Date of Award


Document Type

Open Access Thesis

Degree Name

Master of Arts in Education (MAE)



First Advisor

Susan O'Connor

Second Advisor

Jeanine Gregoire


Collaborative learning has been a well-researched topic that has consistently shown to increase student engagement, develop high level thinking, build self- esteem, and promotes a positive attitude toward the subject. These benefits are just the tip of the iceberg when dealing with both collaborative and cooperative leaming. With the overwhelming research that supports collaborative leaming, teachers are transitioning to effectively establish this style of teaching and learning in the classroom. Unfortunately, many collaborative and cooperative learning groups fall short of actually being considered these groups for a number of reasons (group arrangement, establishing norrns and positive interdependence). Teachers need to fully understand each of these learning strategies in order to maximize the benefit that results from students being in these groups. To further engage and motivate middle school students, it is worth considering allowing a certain level of choice in the classroom. Students that have the potential to choose seats, partners, assignments, due dates, etc. have shown to produce more positive behaviors and an increase of self-motivation. Through qualitative research methods using interviews, surveys, and field notes, this study investigates students' perspectives of collaborative and choice in the classroom. Furthermore, the study investigates how to increase student engagement and motivation in middle school science by incorporating collaborative learning groups and freedom of choice in the classroom. This research provides perspectives about the benefits that students gain from utilizing these strategies as well as the role comfortability plays in student engagement.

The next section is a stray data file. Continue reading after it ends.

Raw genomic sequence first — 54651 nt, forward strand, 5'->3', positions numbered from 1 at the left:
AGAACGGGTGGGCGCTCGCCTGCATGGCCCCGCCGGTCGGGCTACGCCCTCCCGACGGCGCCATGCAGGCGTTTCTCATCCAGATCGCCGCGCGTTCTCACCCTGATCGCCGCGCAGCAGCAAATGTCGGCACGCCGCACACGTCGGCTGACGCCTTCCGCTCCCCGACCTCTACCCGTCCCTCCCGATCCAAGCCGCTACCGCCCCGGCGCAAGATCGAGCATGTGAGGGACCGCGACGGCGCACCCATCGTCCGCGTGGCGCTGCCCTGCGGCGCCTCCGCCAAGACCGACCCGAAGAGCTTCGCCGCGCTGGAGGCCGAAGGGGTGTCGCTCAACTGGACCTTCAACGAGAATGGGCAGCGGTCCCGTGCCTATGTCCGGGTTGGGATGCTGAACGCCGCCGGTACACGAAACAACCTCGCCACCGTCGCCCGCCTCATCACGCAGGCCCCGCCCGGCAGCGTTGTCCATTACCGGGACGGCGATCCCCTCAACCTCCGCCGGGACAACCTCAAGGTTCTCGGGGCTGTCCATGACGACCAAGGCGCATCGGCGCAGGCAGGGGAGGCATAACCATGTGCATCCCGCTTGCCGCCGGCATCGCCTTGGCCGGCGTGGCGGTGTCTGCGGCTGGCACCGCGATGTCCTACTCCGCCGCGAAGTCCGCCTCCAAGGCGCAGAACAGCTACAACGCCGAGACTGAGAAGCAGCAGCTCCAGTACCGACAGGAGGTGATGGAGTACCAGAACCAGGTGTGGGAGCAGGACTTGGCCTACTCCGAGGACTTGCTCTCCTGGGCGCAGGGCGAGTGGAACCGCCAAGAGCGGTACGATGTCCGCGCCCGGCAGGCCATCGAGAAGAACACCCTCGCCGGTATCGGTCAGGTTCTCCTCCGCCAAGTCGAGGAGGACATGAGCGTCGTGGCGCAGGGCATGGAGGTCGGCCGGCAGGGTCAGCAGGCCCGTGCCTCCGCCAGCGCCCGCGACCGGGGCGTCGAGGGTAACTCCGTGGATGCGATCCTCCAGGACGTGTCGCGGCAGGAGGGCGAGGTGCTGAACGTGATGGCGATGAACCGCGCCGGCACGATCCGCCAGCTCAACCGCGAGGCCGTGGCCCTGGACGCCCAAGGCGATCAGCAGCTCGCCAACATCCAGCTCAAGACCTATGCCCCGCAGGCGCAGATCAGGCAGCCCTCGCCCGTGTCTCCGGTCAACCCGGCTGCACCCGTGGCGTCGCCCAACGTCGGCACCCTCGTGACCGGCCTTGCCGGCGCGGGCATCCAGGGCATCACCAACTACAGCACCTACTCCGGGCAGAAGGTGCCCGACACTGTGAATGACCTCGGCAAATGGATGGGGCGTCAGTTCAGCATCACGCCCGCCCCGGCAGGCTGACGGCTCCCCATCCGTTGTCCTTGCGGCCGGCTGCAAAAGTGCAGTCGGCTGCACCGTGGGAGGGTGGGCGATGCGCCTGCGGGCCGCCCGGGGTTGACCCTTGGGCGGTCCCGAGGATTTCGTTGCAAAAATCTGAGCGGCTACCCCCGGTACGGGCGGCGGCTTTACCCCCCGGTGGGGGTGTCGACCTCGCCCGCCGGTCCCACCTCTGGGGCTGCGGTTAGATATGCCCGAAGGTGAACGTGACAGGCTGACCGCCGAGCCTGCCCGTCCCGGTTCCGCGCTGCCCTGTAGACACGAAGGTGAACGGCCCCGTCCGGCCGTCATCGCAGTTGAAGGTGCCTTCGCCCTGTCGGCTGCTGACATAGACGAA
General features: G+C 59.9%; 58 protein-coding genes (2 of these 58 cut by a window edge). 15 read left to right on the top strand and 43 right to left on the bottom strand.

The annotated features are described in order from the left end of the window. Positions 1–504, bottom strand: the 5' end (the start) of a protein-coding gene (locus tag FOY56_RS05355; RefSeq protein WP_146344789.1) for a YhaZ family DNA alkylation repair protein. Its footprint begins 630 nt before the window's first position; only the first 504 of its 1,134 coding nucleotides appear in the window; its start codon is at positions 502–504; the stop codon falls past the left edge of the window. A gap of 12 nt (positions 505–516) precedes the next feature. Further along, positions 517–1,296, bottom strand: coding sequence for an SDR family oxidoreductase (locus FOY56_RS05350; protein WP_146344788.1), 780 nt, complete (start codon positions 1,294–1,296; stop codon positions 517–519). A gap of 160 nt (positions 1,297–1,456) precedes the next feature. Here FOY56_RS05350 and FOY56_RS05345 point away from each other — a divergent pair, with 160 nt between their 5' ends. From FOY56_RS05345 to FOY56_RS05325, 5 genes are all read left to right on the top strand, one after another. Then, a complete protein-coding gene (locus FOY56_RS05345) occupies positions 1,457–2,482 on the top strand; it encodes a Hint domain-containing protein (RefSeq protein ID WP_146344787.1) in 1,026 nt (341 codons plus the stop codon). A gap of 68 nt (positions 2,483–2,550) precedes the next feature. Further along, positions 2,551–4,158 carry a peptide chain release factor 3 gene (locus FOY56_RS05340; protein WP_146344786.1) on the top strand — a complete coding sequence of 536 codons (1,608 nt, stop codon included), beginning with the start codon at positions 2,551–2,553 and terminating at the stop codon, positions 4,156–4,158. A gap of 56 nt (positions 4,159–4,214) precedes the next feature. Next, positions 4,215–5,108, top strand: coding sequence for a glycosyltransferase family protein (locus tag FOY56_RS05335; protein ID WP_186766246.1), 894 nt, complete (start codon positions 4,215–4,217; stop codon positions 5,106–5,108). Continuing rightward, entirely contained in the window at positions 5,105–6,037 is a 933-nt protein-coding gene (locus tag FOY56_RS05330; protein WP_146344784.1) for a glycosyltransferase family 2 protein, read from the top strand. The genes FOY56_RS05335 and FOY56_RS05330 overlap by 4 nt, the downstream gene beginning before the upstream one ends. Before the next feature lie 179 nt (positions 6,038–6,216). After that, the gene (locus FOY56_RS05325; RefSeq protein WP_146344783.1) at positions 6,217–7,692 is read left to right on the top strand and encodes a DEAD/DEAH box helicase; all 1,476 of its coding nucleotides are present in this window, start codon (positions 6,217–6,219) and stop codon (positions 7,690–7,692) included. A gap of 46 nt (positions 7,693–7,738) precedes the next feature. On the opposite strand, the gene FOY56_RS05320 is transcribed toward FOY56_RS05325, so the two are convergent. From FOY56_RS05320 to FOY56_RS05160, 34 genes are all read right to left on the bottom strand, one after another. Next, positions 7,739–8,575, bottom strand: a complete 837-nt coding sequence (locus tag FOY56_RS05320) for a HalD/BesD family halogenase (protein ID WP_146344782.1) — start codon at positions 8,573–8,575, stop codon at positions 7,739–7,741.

SC 11.MAE.2017.Johnson.RO